“Here is what turns off conservatives: Global warming, climate change, or climate disruption. If it’s as bad as Al Gore says it is, it will take more than a few bike lanes to fix it. But more importantly, you don’t need to win that fight (or even engage in it) to make your point. Cycling has plenty of merit without dragging in tangential and controversial issues like global … whatever the heck they call it this week.” Comment: OK, dude, you just shredded much of your credibility as a reasonable person. Here, for your information, is what turns off—all right, pisses off—bicycling environmentalists: First, portray well-established climate science solely as the pet theory of a Democratic ex-vice president. Second, trivialize the very real reduced emissions that millions of bicyclists bring about every day by avoiding car trips. Finally, insinuate that the very concept of climate change is wack because it goes by a few different terms depending on the context. Nice work: We’re livid.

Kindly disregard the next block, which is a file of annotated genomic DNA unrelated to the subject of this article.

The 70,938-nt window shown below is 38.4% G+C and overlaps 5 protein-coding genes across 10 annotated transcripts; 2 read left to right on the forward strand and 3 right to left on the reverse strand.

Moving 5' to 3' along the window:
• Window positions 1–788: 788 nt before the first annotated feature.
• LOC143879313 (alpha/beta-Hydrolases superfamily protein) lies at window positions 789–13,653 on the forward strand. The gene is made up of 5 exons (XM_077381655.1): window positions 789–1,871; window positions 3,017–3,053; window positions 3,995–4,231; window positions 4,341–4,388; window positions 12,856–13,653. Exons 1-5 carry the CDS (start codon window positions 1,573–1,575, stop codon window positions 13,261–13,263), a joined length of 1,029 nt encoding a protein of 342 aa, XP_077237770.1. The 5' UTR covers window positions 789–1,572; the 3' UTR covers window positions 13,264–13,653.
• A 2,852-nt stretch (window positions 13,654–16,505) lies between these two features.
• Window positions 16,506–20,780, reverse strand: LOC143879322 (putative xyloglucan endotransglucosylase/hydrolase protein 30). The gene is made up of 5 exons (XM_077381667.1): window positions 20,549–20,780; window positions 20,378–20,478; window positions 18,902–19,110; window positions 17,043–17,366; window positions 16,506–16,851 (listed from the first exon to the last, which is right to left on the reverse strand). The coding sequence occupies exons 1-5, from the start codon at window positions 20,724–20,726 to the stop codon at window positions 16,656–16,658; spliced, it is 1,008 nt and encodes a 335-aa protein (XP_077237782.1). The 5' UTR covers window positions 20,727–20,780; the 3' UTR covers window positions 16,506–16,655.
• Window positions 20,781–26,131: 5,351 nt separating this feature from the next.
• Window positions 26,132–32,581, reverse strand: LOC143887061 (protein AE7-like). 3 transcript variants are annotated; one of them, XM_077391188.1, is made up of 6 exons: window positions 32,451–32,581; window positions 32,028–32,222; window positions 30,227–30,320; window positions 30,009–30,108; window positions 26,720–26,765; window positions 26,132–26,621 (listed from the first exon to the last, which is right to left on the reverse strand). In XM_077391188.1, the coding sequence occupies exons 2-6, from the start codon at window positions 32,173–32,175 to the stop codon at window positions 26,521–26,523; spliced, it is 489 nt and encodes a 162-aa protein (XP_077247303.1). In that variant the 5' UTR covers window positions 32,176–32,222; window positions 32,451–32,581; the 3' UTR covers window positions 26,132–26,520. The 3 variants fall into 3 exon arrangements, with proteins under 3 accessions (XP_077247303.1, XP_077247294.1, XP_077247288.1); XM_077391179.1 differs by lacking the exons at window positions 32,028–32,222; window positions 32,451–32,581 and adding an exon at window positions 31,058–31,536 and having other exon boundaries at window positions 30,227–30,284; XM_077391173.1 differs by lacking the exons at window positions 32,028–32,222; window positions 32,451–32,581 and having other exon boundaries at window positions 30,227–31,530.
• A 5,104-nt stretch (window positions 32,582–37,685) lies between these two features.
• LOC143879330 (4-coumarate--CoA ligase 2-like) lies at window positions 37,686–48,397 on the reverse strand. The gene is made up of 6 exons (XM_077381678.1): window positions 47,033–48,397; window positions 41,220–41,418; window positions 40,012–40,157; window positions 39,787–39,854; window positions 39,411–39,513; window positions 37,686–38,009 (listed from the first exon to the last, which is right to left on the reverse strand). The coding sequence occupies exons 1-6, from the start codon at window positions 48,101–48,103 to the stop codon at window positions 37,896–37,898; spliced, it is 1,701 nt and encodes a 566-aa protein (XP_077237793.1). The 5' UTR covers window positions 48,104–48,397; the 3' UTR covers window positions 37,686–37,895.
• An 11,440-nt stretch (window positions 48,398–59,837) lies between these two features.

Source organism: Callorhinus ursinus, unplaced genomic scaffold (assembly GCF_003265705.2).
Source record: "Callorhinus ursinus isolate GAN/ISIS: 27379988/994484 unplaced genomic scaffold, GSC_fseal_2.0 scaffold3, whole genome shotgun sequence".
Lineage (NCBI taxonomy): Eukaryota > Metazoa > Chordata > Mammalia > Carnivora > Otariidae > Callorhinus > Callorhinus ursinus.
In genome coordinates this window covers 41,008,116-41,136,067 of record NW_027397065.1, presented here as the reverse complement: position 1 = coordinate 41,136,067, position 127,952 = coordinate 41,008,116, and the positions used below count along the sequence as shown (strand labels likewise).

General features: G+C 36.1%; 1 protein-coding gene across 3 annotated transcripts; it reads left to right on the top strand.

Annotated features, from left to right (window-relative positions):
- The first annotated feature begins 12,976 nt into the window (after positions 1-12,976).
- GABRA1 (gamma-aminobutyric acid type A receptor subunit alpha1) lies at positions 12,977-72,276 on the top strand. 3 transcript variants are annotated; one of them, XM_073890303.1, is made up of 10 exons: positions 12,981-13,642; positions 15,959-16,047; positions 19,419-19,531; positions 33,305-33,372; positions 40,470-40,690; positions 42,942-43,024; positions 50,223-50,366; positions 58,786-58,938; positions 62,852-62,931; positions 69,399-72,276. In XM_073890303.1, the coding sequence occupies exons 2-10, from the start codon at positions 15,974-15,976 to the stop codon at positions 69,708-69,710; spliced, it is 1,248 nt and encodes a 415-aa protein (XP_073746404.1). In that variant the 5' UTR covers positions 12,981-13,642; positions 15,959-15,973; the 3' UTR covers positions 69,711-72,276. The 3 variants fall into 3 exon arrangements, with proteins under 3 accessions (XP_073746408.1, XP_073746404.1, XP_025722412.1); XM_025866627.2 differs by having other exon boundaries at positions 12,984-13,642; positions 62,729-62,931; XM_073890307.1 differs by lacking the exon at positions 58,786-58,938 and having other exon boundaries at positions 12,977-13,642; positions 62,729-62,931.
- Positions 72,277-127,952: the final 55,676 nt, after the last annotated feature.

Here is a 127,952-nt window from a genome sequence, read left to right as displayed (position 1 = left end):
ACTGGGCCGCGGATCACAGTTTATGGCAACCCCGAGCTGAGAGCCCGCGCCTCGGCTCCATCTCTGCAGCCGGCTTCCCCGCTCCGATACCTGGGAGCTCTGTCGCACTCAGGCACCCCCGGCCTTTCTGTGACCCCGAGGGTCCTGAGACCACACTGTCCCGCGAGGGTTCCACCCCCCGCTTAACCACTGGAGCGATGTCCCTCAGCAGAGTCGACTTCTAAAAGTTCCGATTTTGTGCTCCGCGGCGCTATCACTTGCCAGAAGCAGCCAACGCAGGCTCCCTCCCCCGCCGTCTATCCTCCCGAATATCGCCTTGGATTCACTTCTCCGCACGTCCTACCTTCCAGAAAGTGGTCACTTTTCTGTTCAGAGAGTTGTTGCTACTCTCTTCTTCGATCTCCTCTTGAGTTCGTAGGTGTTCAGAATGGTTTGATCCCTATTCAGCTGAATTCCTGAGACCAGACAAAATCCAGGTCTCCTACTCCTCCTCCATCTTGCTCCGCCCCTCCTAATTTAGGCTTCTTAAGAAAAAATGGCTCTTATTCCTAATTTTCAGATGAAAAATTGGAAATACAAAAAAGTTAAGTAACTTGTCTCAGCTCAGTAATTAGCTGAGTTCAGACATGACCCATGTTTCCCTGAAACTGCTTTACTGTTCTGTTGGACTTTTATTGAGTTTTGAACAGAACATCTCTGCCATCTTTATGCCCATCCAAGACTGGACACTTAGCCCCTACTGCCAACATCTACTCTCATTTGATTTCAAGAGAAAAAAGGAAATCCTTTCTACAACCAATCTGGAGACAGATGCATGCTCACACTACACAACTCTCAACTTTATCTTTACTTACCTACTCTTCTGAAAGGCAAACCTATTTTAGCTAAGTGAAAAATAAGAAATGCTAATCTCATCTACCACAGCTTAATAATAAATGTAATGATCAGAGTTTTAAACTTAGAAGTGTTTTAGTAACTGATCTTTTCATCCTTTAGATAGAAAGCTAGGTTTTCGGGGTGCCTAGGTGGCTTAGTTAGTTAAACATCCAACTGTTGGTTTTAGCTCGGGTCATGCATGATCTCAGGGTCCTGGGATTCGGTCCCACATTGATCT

“Here is what turns off conservatives: Anti-car arguments in general. Face it: cars exist and most Americans love them. You’ll get nowhere with a conservative if your explicit agenda (or suspected hidden agenda) is an attack on American ‘car culture.’” Comment: Few bikers are so pure that they don’t have a car in their household, so most of them are a part of car culture too—but unlike Bowden they’re willing to confront this conflict head-on and work toward a culture that is not so auto dependent. Car culture is responsible in large part for our messed-up transportation system and has been directly implicated as a major cause of climate change—but, oh yeah, that’s just Al Gore’s pet theory.